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I have been using various GARCH-based models to forecast volatility for various North American equities using historical daily data as inputs.

Asymmetric GARCH models are often cited as a modification of the basic GARCH model to account for the 'leverage effect' i.e. volatility tends to increase more after a negative return than a similarly sized positive return.

What kind of a difference would you expect to see between a standard GARCH and an asymmetric GARCH forecast for a broad-based equity index like the S&P 500 or the NASDAQ-100?

There is nothing particularly special about these two indices, but I think it is helpful to give something concrete to focus the discussion, as I am sure the effect would be different depending on the equities used.

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  • $\begingroup$ I don't think that using GARCH with asymmetric error distribution alone, makes it capable of modelling 'leverage effect', conditional variance equation should be properly modified, EGARCH is an example, interested reader could see, for description of collection of such models : e-archivo.uc3m.es/bitstream/handle/1001/1041/… $\endgroup$ – Qbik Jan 24 '15 at 22:44
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Generally, by not allowing for assymetry, you expect the effect of shocks to last longers: i.e. the half-life increases (the half life is the number of units of time, after a 1 S.D. shock to $\epsilon_{t-1}$ for $\hat{\sigma}t|I{t-1}$ to come back to the its unconditional value.)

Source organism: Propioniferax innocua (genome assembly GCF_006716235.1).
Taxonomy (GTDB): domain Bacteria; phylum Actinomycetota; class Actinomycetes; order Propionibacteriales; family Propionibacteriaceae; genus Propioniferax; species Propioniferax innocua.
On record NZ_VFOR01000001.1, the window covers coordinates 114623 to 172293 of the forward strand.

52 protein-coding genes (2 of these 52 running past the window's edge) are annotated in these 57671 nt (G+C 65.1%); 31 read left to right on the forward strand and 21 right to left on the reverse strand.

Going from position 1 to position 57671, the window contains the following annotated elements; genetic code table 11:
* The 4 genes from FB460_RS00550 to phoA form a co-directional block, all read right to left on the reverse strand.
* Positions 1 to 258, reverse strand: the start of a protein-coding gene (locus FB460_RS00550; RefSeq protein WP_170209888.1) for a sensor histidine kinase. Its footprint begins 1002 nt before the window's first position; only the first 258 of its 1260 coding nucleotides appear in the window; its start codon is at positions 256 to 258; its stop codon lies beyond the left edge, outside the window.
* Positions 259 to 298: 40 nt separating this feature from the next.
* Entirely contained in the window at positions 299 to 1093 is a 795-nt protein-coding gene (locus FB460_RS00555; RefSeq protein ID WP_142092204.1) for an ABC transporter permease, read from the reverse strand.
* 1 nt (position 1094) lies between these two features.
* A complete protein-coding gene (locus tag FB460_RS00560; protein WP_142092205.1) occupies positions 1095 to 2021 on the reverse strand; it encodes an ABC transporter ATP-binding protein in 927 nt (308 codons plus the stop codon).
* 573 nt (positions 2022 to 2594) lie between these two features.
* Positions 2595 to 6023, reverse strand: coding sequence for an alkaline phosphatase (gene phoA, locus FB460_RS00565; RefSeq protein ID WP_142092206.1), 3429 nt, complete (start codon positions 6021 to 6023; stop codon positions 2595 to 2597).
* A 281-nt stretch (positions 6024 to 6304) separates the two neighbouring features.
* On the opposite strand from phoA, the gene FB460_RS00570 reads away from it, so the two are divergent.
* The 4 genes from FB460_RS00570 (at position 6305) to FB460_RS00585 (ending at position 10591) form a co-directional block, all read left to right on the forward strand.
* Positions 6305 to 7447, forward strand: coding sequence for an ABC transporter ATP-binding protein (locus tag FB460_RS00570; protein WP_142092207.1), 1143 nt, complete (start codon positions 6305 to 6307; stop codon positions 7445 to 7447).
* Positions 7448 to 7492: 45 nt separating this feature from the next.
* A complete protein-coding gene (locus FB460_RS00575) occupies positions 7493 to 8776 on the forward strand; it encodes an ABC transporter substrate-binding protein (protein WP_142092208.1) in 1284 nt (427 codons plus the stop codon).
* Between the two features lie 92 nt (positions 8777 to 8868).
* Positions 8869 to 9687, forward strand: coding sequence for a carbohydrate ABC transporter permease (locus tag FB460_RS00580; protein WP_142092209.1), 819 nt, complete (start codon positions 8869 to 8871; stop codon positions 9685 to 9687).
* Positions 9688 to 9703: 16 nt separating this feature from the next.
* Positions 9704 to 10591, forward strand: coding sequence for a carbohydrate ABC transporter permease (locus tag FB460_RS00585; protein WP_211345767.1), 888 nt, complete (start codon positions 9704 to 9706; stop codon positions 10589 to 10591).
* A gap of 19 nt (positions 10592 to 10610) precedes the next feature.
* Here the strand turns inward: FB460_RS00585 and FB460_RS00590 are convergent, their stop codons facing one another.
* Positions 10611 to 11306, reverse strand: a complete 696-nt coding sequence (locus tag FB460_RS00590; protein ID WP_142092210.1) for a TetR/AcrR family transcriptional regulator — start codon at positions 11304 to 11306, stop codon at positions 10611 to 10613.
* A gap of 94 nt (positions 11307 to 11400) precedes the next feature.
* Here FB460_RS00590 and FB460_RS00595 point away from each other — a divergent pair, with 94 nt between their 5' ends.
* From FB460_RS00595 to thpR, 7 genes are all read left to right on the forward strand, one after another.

Here is a code snipped that downloads stock data, fits (e)Garch and computes half lifes, in R:

install.packages("rgarch",repos="http://R-Forge.R-project.org")
install.packages("fGarch")
install.packages("fImport")
library(rgarch)
library(fImport)
library(fGarch)
d1<-yahooSeries(symbols="ibm",nDaysBack=1000,frequency=c("daily"))[,4]
dprice1<-diff(log(as.numeric(d1[length(d1):1])))
spec1<-ugarchspec(variance.model=list(model="eGARCH",garchOrder=c(1,1)),mean.model=list(armaOrder=c(0,0),include.mean=T))
spec2<-ugarchspec(variance.model=list(model="fGARCH",submodel="GARCH",garchOrder=c(1,1)),mean.model=list(armaOrder=c(0,0),include.mean=T))
fit1<-ugarchfit(data=dprice1,spec=spec1)
fit2<-ugarchfit(data=dprice1,spec=spec2)
halflife(fit1)
halflife(fit2)

The reason for this is that generally speaking, negative spells tend to be more persistent. If you don't control for this, you will generally bias the $\beta$ (i.e. persistance parameters) downwards.

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there is a significant difference and there a couple of published papers to that effect

  1. Comparative Performance of Volatility Models for Oil Price

International Journal of Energy Economics and Policy Vol. 2, No. 3, 2012, pp.167-183 ISSN: 2146-4553 www.econjournals.com

and many more

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  • $\begingroup$ This is quite short and perhaps would better suit as a comment. $\endgroup$ – Richard Hardy May 18 '18 at 8:22

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